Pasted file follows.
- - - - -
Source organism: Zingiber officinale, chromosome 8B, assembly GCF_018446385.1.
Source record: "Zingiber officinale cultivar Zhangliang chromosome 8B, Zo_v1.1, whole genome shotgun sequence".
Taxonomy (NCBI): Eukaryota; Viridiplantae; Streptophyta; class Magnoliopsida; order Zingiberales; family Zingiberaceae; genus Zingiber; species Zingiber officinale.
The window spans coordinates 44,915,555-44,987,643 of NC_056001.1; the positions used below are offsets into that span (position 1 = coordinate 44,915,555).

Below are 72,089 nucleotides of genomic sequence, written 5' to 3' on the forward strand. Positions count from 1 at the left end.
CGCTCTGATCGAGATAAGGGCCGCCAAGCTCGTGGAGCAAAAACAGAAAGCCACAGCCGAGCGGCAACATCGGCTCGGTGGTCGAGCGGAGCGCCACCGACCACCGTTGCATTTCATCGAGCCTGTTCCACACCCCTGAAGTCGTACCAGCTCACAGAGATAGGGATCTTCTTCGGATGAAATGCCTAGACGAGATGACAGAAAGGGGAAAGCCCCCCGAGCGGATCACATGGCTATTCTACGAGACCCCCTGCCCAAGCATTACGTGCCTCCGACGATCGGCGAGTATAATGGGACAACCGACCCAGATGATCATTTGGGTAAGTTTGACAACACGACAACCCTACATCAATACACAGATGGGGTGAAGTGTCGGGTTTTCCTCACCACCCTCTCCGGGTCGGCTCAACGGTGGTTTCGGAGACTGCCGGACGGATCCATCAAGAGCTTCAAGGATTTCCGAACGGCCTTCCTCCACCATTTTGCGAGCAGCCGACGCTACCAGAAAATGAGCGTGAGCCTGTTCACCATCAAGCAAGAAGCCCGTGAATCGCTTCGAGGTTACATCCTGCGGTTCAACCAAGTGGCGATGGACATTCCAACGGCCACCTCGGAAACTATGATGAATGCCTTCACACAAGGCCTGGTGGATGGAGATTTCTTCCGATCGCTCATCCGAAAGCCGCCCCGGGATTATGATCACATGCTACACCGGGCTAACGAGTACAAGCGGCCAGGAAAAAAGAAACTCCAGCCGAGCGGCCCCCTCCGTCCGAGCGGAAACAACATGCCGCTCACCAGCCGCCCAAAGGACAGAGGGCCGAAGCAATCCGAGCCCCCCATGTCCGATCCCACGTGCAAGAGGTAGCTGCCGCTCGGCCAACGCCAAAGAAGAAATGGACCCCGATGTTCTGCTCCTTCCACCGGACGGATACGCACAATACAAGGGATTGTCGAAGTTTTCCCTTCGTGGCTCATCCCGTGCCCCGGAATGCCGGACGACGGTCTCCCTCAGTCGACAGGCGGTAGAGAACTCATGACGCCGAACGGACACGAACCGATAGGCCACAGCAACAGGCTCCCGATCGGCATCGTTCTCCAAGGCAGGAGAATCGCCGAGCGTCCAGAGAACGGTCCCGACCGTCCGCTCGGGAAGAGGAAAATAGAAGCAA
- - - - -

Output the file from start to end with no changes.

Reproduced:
Source organism: Zingiber officinale, chromosome 8B, assembly GCF_018446385.1.
Source record: "Zingiber officinale cultivar Zhangliang chromosome 8B, Zo_v1.1, whole genome shotgun sequence".
Taxonomy (NCBI): Eukaryota; Viridiplantae; Streptophyta; class Magnoliopsida; order Zingiberales; family Zingiberaceae; genus Zingiber; species Zingiber officinale.
The window spans coordinates 44,915,555-44,987,643 of NC_056001.1; the positions used below are offsets into that span (position 1 = coordinate 44,915,555).

Below are 72,089 nucleotides of genomic sequence, written 5' to 3' on the forward strand. Positions count from 1 at the left end.
CGCTCTGATCGAGATAAGGGCCGCCAAGCTCGTGGAGCAAAAACAGAAAGCCACAGCCGAGCGGCAACATCGGCTCGGTGGTCGAGCGGAGCGCCACCGACCACCGTTGCATTTCATCGAGCCTGTTCCACACCCCTGAAGTCGTACCAGCTCACAGAGATAGGGATCTTCTTCGGATGAAATGCCTAGACGAGATGACAGAAAGGGGAAAGCCCCCCGAGCGGATCACATGGCTATTCTACGAGACCCCCTGCCCAAGCATTACGTGCCTCCGACGATCGGCGAGTATAATGGGACAACCGACCCAGATGATCATTTGGGTAAGTTTGACAACACGACAACCCTACATCAATACACAGATGGGGTGAAGTGTCGGGTTTTCCTCACCACCCTCTCCGGGTCGGCTCAACGGTGGTTTCGGAGACTGCCGGACGGATCCATCAAGAGCTTCAAGGATTTCCGAACGGCCTTCCTCCACCATTTTGCGAGCAGCCGACGCTACCAGAAAATGAGCGTGAGCCTGTTCACCATCAAGCAAGAAGCCCGTGAATCGCTTCGAGGTTACATCCTGCGGTTCAACCAAGTGGCGATGGACATTCCAACGGCCACCTCGGAAACTATGATGAATGCCTTCACACAAGGCCTGGTGGATGGAGATTTCTTCCGATCGCTCATCCGAAAGCCGCCCCGGGATTATGATCACATGCTACACCGGGCTAACGAGTACAAGCGGCCAGGAAAAAAGAAACTCCAGCCGAGCGGCCCCCTCCGTCCGAGCGGAAACAACATGCCGCTCACCAGCCGCCCAAAGGACAGAGGGCCGAAGCAATCCGAGCCCCCCATGTCCGATCCCACGTGCAAGAGGTAGCTGCCGCTCGGCCAACGCCAAAGAAGAAATGGACCCCGATGTTCTGCTCCTTCCACCGGACGGATACGCACAATACAAGGGATTGTCGAAGTTTTCCCTTCGTGGCTCATCCCGTGCCCCGGAATGCCGGACGACGGTCTCCCTCAGTCGACAGGCGGTAGAGAACTCATGACGCCGAACGGACACGAACCGATAGGCCACAGCAACAGGCTCCCGATCGGCATCGTTCTCCAAGGCAGGAGAATCGCCGAGCGTCCAGAGAACGGTCCCGACCGTCCGCTCGGGAAGAGGAAAATAGAAGCAA